Jim Konczos, chairman of the U.S. Capitol Police Labor Committee, said the law enforcement response to the Navy Yard incident Thursday was “very different” from 2013.
Two years ago, Konczos said, the Capitol Police’s SWAT team arrived at the scene only to be told by supervisors over the radio and on their Blackberrys to return to the Capitol.
Capitol Police disputed that version, saying that some of its officers had gone on their own to the Navy Yard and were sent back to protect other institutions.
Konczos said that on Thursday there was no confusion. He said the SWAT team and other Capitol Police officers arrived and were put to work. “Hopefully, Capitol Police kind of learned their lesson as far as what we should be doing, and today will be the norm going forward,” he said.
Konczos said that different law enforcement agencies seemed to coordinate more seamlessly. He said Thursday’s response “would be exactly what the public wants. . . . I can only imagine how employees feel today, being evacuated just two years after it happened, but from the law enforcement perspective, it’s a good trial run.”
There are still several recommendations from 2013 that have not yet been fully implemented or are too early to evaluate.
After 2013, police complained that their AR-15 assault rifles were too long to maneuver in the cluttered confines of a warehouse-size office building filled with cubicles. Lanier also wanted earpieces for police radios after one of the wounded officers believed a transmission alerted Alexis to his position.
Lanier said 500 M-4 rifles were purchased and distributed to newly trained officers, along with 4,000 earpieces. The new rifles, along with AR-15s, were used Thursday.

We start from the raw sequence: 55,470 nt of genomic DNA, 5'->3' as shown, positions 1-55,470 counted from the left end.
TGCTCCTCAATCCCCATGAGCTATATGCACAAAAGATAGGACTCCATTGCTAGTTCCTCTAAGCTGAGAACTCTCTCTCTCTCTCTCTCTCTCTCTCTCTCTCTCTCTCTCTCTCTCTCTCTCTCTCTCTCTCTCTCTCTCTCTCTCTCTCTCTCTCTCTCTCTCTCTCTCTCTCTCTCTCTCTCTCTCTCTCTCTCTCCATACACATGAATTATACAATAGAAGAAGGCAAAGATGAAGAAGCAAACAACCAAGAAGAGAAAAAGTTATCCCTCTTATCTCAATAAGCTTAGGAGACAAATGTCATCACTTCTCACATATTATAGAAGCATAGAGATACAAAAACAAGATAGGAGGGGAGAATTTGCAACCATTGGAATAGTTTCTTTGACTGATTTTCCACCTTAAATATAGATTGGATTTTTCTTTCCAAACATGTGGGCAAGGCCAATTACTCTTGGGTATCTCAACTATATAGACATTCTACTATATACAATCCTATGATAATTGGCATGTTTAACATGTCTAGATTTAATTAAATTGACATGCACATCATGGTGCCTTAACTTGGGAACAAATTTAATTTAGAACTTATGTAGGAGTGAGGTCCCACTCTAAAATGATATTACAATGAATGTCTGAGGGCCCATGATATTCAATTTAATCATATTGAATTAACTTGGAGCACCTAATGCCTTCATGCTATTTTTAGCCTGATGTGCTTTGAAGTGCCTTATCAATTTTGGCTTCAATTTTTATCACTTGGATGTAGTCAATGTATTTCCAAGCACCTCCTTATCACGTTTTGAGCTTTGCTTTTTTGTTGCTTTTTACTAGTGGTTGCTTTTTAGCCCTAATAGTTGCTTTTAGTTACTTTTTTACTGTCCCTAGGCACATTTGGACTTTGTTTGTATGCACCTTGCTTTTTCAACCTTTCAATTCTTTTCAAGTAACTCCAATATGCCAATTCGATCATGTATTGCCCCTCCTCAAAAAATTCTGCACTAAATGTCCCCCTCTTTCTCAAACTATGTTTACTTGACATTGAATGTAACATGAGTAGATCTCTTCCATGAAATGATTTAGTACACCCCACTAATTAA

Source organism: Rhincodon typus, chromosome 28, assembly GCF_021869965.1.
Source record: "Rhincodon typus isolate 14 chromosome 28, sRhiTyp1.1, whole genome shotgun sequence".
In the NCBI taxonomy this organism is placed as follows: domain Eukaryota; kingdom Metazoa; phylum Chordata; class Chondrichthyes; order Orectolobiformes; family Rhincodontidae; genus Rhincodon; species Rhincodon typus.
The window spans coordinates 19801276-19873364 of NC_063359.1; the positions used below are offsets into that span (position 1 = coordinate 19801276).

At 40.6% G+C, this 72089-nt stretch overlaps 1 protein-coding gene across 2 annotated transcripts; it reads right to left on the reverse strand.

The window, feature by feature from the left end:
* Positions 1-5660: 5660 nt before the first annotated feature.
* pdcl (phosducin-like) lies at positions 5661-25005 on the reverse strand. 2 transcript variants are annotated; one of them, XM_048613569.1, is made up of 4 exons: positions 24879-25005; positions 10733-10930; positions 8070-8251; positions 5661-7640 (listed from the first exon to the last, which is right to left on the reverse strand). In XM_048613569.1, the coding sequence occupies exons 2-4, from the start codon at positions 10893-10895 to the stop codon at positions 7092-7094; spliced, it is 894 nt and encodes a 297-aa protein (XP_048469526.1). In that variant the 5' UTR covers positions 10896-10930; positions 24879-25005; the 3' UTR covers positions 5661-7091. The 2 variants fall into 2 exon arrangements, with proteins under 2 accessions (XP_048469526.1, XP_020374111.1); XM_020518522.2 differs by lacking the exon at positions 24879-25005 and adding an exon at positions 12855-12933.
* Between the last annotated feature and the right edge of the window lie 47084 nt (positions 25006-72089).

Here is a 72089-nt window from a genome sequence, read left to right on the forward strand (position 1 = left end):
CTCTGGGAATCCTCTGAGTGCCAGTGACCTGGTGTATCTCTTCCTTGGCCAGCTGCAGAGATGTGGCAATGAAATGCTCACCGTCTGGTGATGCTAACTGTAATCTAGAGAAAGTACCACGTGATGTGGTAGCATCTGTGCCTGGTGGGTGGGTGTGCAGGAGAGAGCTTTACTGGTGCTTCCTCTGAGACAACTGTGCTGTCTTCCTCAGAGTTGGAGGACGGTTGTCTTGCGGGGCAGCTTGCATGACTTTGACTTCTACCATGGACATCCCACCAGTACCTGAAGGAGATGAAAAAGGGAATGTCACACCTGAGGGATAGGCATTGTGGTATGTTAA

Also, Building 197 was rebuilt from the inside after the massacre, but Lanier said the floor plan and complex numbering system in which aisles and desks had addresses remained the same. She said it follows a standard military numbering system, something officers were unfamiliar with in 2013 but now know. “Our people knew the layout,” Lanier said.
D.C. Mayor Muriel E. Bowser (D) said “we know that there have been a lot of lessons learned from [the] previous incident.” Authorities said the response to Thursday’s incident will be reviewed and protocols further refined if necessary.
Navy Vice Adm. Dixon Smith called the response from D.C. police “outstanding this morning and very much appreciated.” He added, “We’re going to review this again to see what went right and what we can continue to improve upon on.”
Police weren’t the only ones to refine their tactics since 2013. Workers are now allowed to take their cellphones inside the building, for example; that practice had been barred for security reasons.
Barry Plunkett, 60, the special counsel for litigation in the Naval litigation office, said the Pentagon ordered him to account for his staff of roughly 40 people. He now had access to the roster electronically, and he was able to e-mail and account for everyone quickly.
Plunkett, who is from Ellicott City, said about 10 people were inside Building 36. He said those people told him they had gathered around a station in the office equipped with water, food and even portable toilets — a consequence, he said, of the 2013 incident.
“We learned some stuff from the last time around,” he said.
Arelis Hernandez, J. Freedom du Lac, DeNeen L. Brown, Abigail Hauslohner, Joe Heim, Aaron C. Davis, Clarence Williams and Julie Zauzmer contributed to this report.